Brainstorming often goes one of two ways
Either ideas fly around the room in an overwhelming chaos, never to be remembered, or creativity is stifled, leaving only a few unenthusiastic suggestions at the end of the meeting. However, when properly facilitated, brainstorming is one of the most effective ways to generate creative solutions and catapult innovative thinking into action.
Brainstorming can help your team come together and find the best ideas for your business, but how do you get the most out of the creative minds around you to achieve a truly effective brainstorming session? Brainstorming expert and author Scott Berkun shares a few simple tools and collaborative techniques that can augment the brainstorming process.
Find the right facilitator and the right group
When you extend the invite to a brainstorming session, consider the people you want in the room. “One of the big hurdles to an effective brainstorming session is having the right number of people with the right attitude in the room,” Scott says. Once you determine these people, be willing to modify the method of brainstorming, length of meeting, and facilitator to match the people in the session.
A facilitator leads the discussion and keeps everyone on track, so Scott also recommends choosing a facilitator who can make the session both fun and effective. Good facilitators have superb listening skills, sharp group awareness, and a knack for helping people express their ideas. Find a person on your team with these skills and hand them a set of whiteboard markers.
Define a clear purpose and share it
Your brainstorming purpose can be any specific problem or situation you want to produce ideas for, from business strategy, to team communication, to new product features. Share this brainstorming topic with your team a day or two in advance so ideas are flowing by the time the meeting starts. “Then, write your purpose on the whiteboard in big letters,” Scott says. Make your goal clear to your group so they can envision where the project is headed. If they wander too far from the purpose, gently remind your team of the group goal — although, occasionally allowing outrageous ideas will spur further creativity.
Keep a meticulous list
Scott recommends using a whiteboard or flip chart easel to keep a running list. At this stage of creative development, quantity trumps quality. Defer judgment entirely, and don’t be afraid to encourage silly ideas. Write down every idea on the whiteboard so that you can remember your discussions, and your team can see that their ideas are being valued and recorded for future use. Be sure to capture and save the notes from the session before cleaning off the whiteboard. Without a well-recorded list, your brainstorm will never progress to the next stage of creative think — evaluating the ideas and narrowing in on one.
Establish ground rules
As ideas start flowing more freely, brainstorming sessions can be easily derailed. Prevent this by ensuring the most senior people in the room respect and yield to the facilitator. “Clearly defining the rules (and even writing them on the whiteboard) helps too,” Scott says. Is it a free-for-all? Do you want raised hands? Do you allow expansion upon ideas before others offer new ones? Is interrupting okay? Ultimately, brainstorming is about communicating as a team. Specific and clearly-stated rules allow for true team play — which is important for generating the best ideas.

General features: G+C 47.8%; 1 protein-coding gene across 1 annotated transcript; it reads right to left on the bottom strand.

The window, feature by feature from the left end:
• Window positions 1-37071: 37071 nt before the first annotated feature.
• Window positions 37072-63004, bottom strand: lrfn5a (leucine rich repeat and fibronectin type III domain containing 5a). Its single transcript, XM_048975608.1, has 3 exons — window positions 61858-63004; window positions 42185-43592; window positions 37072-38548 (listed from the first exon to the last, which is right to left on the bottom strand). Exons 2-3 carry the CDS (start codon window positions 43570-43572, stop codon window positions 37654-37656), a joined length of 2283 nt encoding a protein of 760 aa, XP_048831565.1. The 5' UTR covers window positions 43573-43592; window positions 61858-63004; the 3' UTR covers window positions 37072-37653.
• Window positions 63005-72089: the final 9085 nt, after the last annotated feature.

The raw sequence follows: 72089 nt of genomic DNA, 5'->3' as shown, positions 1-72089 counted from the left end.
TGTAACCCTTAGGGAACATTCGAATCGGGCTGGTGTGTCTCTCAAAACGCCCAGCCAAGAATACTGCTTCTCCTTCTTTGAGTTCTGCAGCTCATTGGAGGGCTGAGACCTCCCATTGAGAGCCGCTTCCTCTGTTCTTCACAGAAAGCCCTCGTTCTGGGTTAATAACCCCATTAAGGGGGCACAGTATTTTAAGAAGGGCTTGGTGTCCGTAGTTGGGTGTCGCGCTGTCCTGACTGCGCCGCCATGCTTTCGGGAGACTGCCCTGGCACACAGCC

Make sure everyone is heard
There are always a few introverts on a team. Often, they have equally (if not exceptionally) innovative and creative ideas to offer. As a facilitator or team manager, it’s your job to ensure the most introverted of team members feels comfortable offering their ideas. “Consider mixing brainstorming, where people say ideas out loud (which can lead to domination by your loudest people), with a different method that uses different forms of expression,” Scott says.
Specifically, he recommends brain-writing, where people write ideas down on paper silently and pass to the next person every few minutes. In this method, Scott says, “People can think differently and introspectively, while still responding to thoughts and ideas from other people.”
Creative problem solving is clearly the most effective way to tackle issues, but creatives are sometimes protective of their ideas. So how do you invite members to share and be open to modification? When you call a brainstorming session, save the evaluation of ideas for another day. Critiques are not a part of true brainstorming, which is simply raw idea generation. Generally, the best model for brainstorming is the “Yes, and…” method, wherein you only accept and build upon other ideas.
“It’s up to the leaders to create a culture where ideas are explored and critiqued in a fair and mature way, building trust even during disagreement about the merits of ideas,” Scott says. Prove that non-obvious and non-traditional ideas are safe by rewarding people who take risks. Ultimately, team members will follow the leader’s example — if you respond to all ideas with an open mind, you’ll create an environment ripe for creative innovation.